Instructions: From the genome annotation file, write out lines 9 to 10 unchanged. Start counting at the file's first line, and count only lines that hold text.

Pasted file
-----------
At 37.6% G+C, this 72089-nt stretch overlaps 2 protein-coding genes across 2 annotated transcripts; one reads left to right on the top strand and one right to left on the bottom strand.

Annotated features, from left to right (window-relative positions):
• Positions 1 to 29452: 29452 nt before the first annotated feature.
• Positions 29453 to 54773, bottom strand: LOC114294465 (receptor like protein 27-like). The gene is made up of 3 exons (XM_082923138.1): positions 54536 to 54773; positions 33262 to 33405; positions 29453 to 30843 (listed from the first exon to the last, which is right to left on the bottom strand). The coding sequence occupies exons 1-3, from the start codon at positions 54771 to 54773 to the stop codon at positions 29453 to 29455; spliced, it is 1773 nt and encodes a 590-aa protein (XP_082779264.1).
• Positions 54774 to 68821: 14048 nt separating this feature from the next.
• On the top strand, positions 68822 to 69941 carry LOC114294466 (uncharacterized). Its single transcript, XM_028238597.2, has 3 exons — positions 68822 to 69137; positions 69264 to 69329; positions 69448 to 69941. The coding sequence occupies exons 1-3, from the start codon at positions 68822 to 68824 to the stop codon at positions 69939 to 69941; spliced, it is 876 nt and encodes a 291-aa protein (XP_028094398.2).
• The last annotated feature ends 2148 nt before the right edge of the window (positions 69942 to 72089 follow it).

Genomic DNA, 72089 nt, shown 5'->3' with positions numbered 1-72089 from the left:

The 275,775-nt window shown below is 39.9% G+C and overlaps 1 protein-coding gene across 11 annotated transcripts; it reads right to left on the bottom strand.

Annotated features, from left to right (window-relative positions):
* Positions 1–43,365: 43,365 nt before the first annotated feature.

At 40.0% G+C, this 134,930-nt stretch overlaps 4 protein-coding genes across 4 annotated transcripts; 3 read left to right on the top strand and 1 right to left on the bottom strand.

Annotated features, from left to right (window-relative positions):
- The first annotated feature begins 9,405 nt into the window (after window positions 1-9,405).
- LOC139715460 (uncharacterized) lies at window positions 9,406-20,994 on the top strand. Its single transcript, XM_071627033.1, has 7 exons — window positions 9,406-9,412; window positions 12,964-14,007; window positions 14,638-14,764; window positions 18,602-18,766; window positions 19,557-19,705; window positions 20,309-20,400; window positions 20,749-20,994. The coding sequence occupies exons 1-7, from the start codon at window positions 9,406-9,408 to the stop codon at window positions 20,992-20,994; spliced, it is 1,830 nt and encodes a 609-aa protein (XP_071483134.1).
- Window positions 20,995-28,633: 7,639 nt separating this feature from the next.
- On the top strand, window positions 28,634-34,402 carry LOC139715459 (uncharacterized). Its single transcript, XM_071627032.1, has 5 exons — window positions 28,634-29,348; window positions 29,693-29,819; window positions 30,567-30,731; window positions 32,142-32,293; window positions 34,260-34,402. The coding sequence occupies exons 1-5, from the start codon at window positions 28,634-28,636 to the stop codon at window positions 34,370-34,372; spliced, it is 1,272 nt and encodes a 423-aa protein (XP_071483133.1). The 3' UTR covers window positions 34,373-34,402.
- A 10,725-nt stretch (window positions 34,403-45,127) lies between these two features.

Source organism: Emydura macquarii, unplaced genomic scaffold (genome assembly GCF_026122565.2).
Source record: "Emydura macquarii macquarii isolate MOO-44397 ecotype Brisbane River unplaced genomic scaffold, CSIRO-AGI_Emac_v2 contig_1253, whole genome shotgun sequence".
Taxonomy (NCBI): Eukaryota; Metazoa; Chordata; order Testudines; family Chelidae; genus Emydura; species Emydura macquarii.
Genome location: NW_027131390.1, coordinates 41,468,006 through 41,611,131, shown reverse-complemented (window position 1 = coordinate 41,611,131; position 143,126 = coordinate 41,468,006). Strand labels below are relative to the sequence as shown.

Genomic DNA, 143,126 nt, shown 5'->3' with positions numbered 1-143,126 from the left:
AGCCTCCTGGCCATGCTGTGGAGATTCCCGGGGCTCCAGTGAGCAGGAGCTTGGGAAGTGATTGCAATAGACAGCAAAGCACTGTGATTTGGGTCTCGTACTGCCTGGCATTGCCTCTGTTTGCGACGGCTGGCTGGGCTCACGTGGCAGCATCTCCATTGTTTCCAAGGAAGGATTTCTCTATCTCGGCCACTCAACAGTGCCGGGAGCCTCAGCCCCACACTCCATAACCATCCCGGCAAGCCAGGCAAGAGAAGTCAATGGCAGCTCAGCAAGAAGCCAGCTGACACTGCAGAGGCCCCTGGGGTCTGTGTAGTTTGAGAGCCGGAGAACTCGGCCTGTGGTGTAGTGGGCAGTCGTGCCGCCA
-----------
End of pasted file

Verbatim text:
The 275,775-nt window shown below is 39.9% G+C and overlaps 1 protein-coding gene across 11 annotated transcripts; it reads right to left on the bottom strand.

Annotated features, from left to right (window-relative positions):